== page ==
Regarded by youth all around the world as one of the hottest summer basketball tours, The AND 1 Mix Tape Tour visits 30 cities this summer from June 10 to August 27, featuring some of the top streetballers.
The AND 1 Mix Tapes are a series of basketball videos and DVDs of highlights from playground legends all over the country. In only 6 years, the Mix Tapes have reached over 675,000 basketball fans and elevated the Mix Tape Tour players to international icons. With a roster of 14 players, the team travels different cities in search of the next top player. In each city the tour hosts an open run, expo area and game showcasing the talented streetballers.
This tour features the newly signed Spyda, Baby Shack, Pharmacist and Spinmaster as well as streetball legends Main Event, AO, Escalade and others taking on the best basketball talent each city can bring, with local ballers vying for a spot on the roster and an endorsement deal with AND 1.
AND 1 Veteran ball player Troy Jackson AKA “Escalade” went one-on-one in an interview with Insight News. The 29 year-old Queens, New York native talked about life on the AND 1 Mix Tape Tour and life before it.
Insight News: Now that where in the eighth season of AND 1 Mix Tape Tour what can people look for that separates this particular season from the rest?
Escalade: We came out with the AND 1 Mix Tape Vol. 8 last month and we are on the fourth season of the [ESPN 2] TV show ‘Streetball.’ So, its real exciting and good times going on. We are not the Globetrotters. When you watch us you not gonna see the same show every night. You might see me dunk on a dude tonight but then I might not do it the next night. Or, you might see Main Event do a 360 dunk over a motorcycle one night. You never know what we gonna pull out of our hat. Its gonna be different every night and its gonna be incredible every night.
IN: What do you say to the references being made that compare AND 1 games to staged WWF Wrestling matches? For example, the Entertainers Basketball Classic (EBC) claims that the games are not official because nobody sticks defense.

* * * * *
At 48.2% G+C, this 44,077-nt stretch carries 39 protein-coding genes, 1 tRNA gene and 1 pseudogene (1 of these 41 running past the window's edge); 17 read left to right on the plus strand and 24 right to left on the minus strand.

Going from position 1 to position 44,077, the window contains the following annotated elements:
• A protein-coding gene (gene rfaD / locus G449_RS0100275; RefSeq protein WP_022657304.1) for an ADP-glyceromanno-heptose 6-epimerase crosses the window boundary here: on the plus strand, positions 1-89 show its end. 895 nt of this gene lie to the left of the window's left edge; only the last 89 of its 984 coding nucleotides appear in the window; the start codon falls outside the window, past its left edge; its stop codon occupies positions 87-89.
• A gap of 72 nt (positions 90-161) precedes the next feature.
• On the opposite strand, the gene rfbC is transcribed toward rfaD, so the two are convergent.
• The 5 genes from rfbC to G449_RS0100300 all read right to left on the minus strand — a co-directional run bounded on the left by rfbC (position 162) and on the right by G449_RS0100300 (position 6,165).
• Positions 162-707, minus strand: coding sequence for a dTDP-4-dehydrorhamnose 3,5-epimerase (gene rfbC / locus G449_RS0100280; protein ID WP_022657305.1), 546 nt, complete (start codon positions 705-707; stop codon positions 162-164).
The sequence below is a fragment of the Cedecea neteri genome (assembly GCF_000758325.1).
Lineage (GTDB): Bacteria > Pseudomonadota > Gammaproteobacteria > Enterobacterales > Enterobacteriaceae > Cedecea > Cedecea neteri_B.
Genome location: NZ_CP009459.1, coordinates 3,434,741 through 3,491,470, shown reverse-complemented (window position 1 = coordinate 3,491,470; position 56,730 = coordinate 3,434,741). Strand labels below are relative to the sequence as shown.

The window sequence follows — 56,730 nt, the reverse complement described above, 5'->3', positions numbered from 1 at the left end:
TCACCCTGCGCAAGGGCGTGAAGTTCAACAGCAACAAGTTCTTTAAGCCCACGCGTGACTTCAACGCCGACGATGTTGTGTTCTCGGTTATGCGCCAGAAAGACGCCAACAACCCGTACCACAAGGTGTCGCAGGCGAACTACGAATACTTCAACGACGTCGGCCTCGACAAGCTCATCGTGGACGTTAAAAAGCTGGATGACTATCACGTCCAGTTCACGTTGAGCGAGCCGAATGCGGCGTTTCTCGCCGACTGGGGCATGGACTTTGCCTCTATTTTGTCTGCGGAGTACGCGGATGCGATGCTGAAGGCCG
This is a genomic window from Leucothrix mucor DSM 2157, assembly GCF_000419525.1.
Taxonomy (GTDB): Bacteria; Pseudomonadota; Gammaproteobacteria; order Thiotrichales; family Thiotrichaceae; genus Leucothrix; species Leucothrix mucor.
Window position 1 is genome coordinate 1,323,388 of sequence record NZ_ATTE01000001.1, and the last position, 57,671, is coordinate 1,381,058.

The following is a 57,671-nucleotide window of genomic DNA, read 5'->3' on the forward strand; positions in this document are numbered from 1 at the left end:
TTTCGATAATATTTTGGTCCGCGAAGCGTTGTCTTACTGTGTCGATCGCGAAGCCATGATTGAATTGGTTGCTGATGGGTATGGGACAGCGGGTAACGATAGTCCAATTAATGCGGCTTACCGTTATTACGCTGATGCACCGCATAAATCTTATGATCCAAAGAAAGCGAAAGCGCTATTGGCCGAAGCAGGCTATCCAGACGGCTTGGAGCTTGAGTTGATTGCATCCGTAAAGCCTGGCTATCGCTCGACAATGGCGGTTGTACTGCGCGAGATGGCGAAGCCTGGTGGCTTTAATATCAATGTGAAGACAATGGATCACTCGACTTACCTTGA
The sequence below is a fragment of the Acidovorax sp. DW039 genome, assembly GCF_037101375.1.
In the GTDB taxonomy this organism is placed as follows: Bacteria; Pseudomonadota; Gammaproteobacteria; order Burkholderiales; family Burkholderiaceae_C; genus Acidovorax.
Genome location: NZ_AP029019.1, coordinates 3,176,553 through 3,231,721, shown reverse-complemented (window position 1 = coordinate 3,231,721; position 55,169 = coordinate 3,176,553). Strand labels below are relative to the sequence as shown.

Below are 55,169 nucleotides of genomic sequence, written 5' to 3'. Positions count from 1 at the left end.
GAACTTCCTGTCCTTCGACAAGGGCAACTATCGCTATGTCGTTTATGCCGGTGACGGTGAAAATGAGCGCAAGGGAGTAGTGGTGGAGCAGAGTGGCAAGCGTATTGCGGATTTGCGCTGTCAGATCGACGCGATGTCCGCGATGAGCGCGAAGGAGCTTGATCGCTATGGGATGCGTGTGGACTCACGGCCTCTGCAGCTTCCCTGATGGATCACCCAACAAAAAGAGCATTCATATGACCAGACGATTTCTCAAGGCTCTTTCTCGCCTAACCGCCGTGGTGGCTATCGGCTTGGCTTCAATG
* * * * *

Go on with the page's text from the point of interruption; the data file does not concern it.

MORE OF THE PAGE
ES: Numbers don’t lie! We just won an Emmy. We have over 20 million viewers a week. We are the number one selling sports DVD in North America. So if were not official and they feel they’re official, let us see their numbers. That’s like a rapper who claims to be better than Jay-Z but can’t sell any records. So, if that’s the case lets both do a show in equal arenas and see whose show is more packed. You can’t compete with the machine.
IN: There are kids all around the country mimicking the tricks and stunts they see you guys performing and trying to add it to their offensive repertoire. But when it comes down to organized tryouts, there not making the cut because that’s not how the game of basketball is played. What do you say to these kids?
ES: I was a high school All-American so I wasn’t doing all these tricks I went in the games and got 30 [points] every night. None of the guys on our team started out doing tricks. This is what we wound up doing. I wanted to play in the [NBA] league. I mean this is a great consolation prize, but I fell short of my goal. I always tell kids learn how to play the game before anything else.
IN: Is playing in big stadiums in front of large crowd something that is new to you?
ES: Oh naw! I played in front of 60,000 people in the NCAA Elite 8 Tournament. I played at Louisville for 4 years where we went to three Sweet 16 and Elite 8 tournaments. I played against everybody you can think of from Tim Duncan (Wake Forest), and Vince Carter (UNC) to the O’Bannon brothers the year won the national title with the UCLA. I even played in Minnesota in the 1997 NCAA Tournament against Tim Duncan at the Metrodome…I always been one of the hottest dudes in New York year after year.
© Insight News